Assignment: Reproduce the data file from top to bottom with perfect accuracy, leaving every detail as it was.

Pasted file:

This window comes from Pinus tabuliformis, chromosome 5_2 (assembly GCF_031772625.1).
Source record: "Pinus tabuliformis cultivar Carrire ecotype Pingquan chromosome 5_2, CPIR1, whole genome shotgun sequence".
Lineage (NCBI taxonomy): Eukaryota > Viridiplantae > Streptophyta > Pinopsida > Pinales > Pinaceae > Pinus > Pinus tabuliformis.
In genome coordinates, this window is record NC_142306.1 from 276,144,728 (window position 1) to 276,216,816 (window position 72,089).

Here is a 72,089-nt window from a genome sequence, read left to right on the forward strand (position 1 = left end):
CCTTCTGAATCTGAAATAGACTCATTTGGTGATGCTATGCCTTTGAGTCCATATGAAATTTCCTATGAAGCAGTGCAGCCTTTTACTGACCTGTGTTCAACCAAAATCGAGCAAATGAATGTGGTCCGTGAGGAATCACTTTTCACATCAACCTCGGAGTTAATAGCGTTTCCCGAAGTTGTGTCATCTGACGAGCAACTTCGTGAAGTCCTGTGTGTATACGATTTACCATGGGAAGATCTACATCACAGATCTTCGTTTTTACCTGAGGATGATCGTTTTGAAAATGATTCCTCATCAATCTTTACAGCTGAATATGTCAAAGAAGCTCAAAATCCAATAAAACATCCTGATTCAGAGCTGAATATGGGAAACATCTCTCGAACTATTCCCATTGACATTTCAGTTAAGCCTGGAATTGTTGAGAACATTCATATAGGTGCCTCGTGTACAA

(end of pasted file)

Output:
This window comes from Pinus tabuliformis, chromosome 5_2 (assembly GCF_031772625.1).
Source record: "Pinus tabuliformis cultivar Carrire ecotype Pingquan chromosome 5_2, CPIR1, whole genome shotgun sequence".
Lineage (NCBI taxonomy): Eukaryota > Viridiplantae > Streptophyta > Pinopsida > Pinales > Pinaceae > Pinus > Pinus tabuliformis.
In genome coordinates, this window is record NC_142306.1 from 276,144,728 (window position 1) to 276,216,816 (window position 72,089).

Here is a 72,089-nt window from a genome sequence, read left to right on the forward strand (position 1 = left end):
CCTTCTGAATCTGAAATAGACTCATTTGGTGATGCTATGCCTTTGAGTCCATATGAAATTTCCTATGAAGCAGTGCAGCCTTTTACTGACCTGTGTTCAACCAAAATCGAGCAAATGAATGTGGTCCGTGAGGAATCACTTTTCACATCAACCTCGGAGTTAATAGCGTTTCCCGAAGTTGTGTCATCTGACGAGCAACTTCGTGAAGTCCTGTGTGTATACGATTTACCATGGGAAGATCTACATCACAGATCTTCGTTTTTACCTGAGGATGATCGTTTTGAAAATGATTCCTCATCAATCTTTACAGCTGAATATGTCAAAGAAGCTCAAAATCCAATAAAACATCCTGATTCAGAGCTGAATATGGGAAACATCTCTCGAACTATTCCCATTGACATTTCAGTTAAGCCTGGAATTGTTGAGAACATTCATATAGGTGCCTCGTGTACAA